Open surgical drainage was performed at the flank and at the thigh; yielding 350 ml of pus from the thigh. Postoperative drain was removed 10 days later when the catheter output was nil for 2 consecutive days. Antibiotics were administered for 3 weeks, and the patient made a good recovery. Follow-up CT scan performed one month after surgery revealed complete resolution of the abscess.
Psoas abscess, a condition that can be treated successfully by drainage and administration of appropriate antibiotics, has been reported more commonly in recent years. Rarely, psoas abscess can extend to the adductors of the lower extremities, as we found (unilaterally) in our patient. Chalaupka reported a 77-year-old woman with concomitant abscesses of the psoas and adductor brevis muscles. In our case, the abscess extended farther, involving the entire set of adductors of the left thigh.
The clinical presentation of iliopsoas abscess is variable and often non-specific. Our patient presented with pain in the left thigh and limitation of movement at the left hip and knee joint, which may be confused with neurological or joint disease. Because the psoas muscle is innervated by L2, L3, and L4 nerve roots, pain can radiate to the hip and thigh. Imaging investigations are helpful in making a definitive diagnosis. Computed tomography is considered to be the gold standard.
Psoas abscess may occur as a primary infection of the psoas muscle, or as a secondary abscess from the direct extension of infection from adjacent organs. Our patient did not have any gastrointestinal or genitourinary symptoms. Stool and urine tests were normal. MRI and ECT excluded spondylodiscitis and osteomyelitis. We believe that the patient had a primary psoas abscess.
Having reviewed 367 cases of psoas abscess, Ricci et al. observed that Staphylococcus aureus is the causative organism in over 88% of patients with primary psoas abscess, and that secondary psoas abscess is usually caused by enteric bacteria. These conclusions are generally accepted. In our case, Staphylococcus aureus was the causative organism. Lopez et al. analyzed 124 cases collected from 1990 to 2004 in Spain and found that S. aureus is the most common organism in patients with primary abscesses (42.9%) and with abscesses of skeletal origin (35.2%), whereas E. coli is the leading organism in those with abscesses of urinary (61.5%) and gastrointestinal (42.1%) tracts. Mycobacterium tuberculosis is an important pathogen of psoas abscess secondary to vertebral osteomyelitis. Knowledge of the microbiology and the site of origin is helpful in choosing antibiotics before the results of culture and sensitivity testing become available.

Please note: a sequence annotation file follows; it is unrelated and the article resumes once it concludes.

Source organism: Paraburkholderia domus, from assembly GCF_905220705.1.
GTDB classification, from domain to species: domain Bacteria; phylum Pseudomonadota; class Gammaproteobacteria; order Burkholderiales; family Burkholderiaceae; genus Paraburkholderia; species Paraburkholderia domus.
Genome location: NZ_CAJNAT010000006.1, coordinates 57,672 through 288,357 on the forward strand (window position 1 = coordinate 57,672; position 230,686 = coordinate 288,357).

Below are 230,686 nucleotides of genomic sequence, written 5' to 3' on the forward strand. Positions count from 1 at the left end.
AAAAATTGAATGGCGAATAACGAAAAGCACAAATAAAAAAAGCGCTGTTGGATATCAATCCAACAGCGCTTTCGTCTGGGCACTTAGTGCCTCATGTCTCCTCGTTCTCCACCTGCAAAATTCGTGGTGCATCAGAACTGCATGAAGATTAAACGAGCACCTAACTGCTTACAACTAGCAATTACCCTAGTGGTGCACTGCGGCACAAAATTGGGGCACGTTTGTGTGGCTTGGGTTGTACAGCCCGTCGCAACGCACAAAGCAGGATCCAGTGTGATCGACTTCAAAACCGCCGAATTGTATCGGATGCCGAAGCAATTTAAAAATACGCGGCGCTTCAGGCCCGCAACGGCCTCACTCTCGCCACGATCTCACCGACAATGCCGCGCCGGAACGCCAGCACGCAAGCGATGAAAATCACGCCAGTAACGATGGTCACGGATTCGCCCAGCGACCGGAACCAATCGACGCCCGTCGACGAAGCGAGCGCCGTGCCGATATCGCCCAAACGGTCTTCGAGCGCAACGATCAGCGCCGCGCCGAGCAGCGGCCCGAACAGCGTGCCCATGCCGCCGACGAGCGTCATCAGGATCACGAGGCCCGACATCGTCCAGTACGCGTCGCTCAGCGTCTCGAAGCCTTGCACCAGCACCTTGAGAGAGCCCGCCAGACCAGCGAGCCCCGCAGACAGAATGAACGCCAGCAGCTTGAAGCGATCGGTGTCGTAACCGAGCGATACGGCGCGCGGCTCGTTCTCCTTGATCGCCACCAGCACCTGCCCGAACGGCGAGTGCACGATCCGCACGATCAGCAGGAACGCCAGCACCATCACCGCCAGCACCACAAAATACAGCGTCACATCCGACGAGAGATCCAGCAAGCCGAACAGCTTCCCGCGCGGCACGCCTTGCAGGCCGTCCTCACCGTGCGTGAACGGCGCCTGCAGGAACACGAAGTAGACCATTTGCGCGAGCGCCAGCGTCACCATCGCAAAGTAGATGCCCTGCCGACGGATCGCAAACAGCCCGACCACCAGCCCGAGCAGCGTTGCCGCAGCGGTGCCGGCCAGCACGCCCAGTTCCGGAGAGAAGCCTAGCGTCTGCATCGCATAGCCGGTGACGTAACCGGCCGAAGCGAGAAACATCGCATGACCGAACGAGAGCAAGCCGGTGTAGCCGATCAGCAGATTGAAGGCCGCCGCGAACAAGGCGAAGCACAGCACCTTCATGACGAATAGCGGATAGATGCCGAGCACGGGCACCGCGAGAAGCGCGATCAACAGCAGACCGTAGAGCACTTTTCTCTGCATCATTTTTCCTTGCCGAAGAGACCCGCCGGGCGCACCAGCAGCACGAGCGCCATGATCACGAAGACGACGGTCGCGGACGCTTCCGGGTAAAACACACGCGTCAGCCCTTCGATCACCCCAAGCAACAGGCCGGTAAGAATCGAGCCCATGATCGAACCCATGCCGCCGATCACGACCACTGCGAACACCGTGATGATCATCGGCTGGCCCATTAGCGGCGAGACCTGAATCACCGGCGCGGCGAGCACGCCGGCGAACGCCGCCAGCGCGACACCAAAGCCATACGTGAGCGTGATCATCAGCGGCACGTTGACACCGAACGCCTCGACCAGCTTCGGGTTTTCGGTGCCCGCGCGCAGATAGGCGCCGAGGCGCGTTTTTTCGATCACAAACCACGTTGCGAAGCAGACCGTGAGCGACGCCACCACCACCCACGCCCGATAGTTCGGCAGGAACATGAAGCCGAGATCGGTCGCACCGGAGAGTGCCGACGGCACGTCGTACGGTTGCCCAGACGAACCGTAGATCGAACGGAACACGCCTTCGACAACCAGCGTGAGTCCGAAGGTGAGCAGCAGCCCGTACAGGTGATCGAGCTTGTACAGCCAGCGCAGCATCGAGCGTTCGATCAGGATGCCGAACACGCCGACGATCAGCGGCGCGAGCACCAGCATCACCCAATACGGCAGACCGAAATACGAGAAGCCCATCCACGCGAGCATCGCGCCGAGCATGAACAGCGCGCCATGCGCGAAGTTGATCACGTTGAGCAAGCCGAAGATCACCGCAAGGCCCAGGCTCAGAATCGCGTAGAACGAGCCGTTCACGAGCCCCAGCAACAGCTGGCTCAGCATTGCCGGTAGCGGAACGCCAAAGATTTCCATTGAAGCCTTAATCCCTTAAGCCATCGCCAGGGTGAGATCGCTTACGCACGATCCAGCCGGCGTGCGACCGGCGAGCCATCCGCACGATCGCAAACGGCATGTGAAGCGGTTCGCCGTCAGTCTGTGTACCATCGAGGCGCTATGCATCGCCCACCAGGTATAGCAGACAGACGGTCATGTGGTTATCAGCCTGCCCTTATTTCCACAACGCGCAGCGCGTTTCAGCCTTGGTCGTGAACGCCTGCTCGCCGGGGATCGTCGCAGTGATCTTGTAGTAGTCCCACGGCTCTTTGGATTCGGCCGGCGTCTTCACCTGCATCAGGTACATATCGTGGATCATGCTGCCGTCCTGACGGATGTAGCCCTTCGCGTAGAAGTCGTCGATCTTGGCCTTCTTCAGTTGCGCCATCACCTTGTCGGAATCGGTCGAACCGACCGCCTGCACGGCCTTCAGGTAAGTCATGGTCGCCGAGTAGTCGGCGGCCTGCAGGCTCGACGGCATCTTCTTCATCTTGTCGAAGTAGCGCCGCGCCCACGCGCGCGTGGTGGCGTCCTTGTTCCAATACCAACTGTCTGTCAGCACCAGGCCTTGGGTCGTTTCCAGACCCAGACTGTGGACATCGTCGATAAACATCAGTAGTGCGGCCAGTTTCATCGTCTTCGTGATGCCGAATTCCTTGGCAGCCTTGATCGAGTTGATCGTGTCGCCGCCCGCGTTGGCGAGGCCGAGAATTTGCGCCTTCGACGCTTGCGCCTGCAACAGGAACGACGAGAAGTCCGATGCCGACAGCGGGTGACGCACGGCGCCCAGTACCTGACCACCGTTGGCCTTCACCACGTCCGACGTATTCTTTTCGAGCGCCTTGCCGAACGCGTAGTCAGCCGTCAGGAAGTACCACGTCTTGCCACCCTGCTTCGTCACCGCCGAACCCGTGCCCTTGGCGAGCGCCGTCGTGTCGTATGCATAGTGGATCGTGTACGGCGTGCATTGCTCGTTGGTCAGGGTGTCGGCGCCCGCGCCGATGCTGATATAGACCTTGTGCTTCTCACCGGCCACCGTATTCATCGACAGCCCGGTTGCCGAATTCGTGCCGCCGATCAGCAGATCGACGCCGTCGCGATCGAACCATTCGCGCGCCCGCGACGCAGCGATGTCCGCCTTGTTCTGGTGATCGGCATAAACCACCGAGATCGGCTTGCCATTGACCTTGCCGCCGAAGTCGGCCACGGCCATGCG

Prassopoulos et al. reported a newborn with primary psoas abscess, who was treated successfully with antibiotic therapy alone; however, for most patients, treatment should include the use of appropriate antibiotics along with drainage of the abscess[3–6]. The choice of drainage may be surgical, or radiologically guided percutaneous drainage. For secondary psoas abscess, surgical drainage can be combined with treatment of the primary (causative) disease. In the case of primary psoas abscess, percutaneous drainage is indicated for a small, and single abscess if technically possible; however, for large, extensive, or multiple abscesses, percutaneous drainage may result in recurrence or simply be insufficient. In this situation, open surgical drainage is more appropriate.
In our case, the abscess was large and extended to the thigh, and it descended to the adductors after percutaneous drainage. It is possible that early open drainage could avoid this complication. Eventually, open surgery was performed for a thorough drainage, and the patient finally made a full recovery.
The abscess in our patient was large, and extended to the thigh adductors, thus demonstrating an additional route of extension of psoas abscess. Ultrasound, CT, and MRI helped to make a definitive diagnosis. The patient was treated successfully with open surgical drainage and antibiotic therapy.
Written informed consent was obtained from the patient for publication of this case report and any accompanying images. A copy of the written consent is available for review by the Editor-in-Chief of this journal.
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The pre-publication history for this paper can be accessed here:http://www.biomedcentral.com/1471-2474/11/176/prepub
The authors declare that they have no competing interests.
ZZ, YS, JZ participated in diagnosing and treating the patient, acquisition of data, literature review, and drafting the manuscript. QC was involved in acquisition of data and literature review, as well as drafting and revising the manuscript. All authors read and approved the final manuscript.
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Zhou, Z., Song, Y., Cai, Q. et al. Primary psoas abscess extending to thigh adductors: case report. BMC Musculoskelet Disord 11, 176 (2010). https://doi.org/10.1186/1471-2474-11-176
- Percutaneous Drainage
- Psoas Muscle
- Left Thigh
- Open Drainage